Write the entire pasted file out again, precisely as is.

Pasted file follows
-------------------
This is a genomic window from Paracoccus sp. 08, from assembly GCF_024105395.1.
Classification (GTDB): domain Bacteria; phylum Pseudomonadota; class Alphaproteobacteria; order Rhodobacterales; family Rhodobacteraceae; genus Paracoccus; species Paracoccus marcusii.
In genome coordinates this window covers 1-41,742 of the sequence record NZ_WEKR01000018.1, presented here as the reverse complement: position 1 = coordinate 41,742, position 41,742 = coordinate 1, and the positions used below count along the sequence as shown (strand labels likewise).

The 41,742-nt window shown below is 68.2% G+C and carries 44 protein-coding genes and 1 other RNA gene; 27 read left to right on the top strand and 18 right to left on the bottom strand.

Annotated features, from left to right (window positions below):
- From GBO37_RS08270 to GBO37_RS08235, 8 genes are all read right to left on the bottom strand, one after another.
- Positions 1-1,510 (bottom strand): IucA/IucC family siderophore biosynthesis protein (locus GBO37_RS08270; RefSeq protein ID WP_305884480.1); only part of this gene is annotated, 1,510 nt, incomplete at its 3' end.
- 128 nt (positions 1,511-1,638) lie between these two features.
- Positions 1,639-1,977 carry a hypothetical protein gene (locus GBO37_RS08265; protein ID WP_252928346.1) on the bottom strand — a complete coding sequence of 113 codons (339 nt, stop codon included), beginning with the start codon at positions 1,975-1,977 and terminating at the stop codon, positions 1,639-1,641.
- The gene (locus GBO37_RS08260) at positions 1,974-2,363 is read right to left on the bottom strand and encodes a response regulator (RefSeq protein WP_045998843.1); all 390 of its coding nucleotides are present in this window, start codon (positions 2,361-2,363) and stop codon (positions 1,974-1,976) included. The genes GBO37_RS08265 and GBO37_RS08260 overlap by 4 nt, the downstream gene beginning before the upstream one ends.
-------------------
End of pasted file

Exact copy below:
This is a genomic window from Paracoccus sp. 08, from assembly GCF_024105395.1.
Classification (GTDB): domain Bacteria; phylum Pseudomonadota; class Alphaproteobacteria; order Rhodobacterales; family Rhodobacteraceae; genus Paracoccus; species Paracoccus marcusii.
In genome coordinates this window covers 1-41,742 of the sequence record NZ_WEKR01000018.1, presented here as the reverse complement: position 1 = coordinate 41,742, position 41,742 = coordinate 1, and the positions used below count along the sequence as shown (strand labels likewise).

The 41,742-nt window shown below is 68.2% G+C and carries 44 protein-coding genes and 1 other RNA gene; 27 read left to right on the top strand and 18 right to left on the bottom strand.

Annotated features, from left to right (window positions below):
- From GBO37_RS08270 to GBO37_RS08235, 8 genes are all read right to left on the bottom strand, one after another.
- Positions 1-1,510 (bottom strand): IucA/IucC family siderophore biosynthesis protein (locus GBO37_RS08270; RefSeq protein ID WP_305884480.1); only part of this gene is annotated, 1,510 nt, incomplete at its 3' end.
- 128 nt (positions 1,511-1,638) lie between these two features.
- Positions 1,639-1,977 carry a hypothetical protein gene (locus GBO37_RS08265; protein ID WP_252928346.1) on the bottom strand — a complete coding sequence of 113 codons (339 nt, stop codon included), beginning with the start codon at positions 1,975-1,977 and terminating at the stop codon, positions 1,639-1,641.
- The gene (locus GBO37_RS08260) at positions 1,974-2,363 is read right to left on the bottom strand and encodes a response regulator (RefSeq protein WP_045998843.1); all 390 of its coding nucleotides are present in this window, start codon (positions 2,361-2,363) and stop codon (positions 1,974-1,976) included. The genes GBO37_RS08265 and GBO37_RS08260 overlap by 4 nt, the downstream gene beginning before the upstream one ends.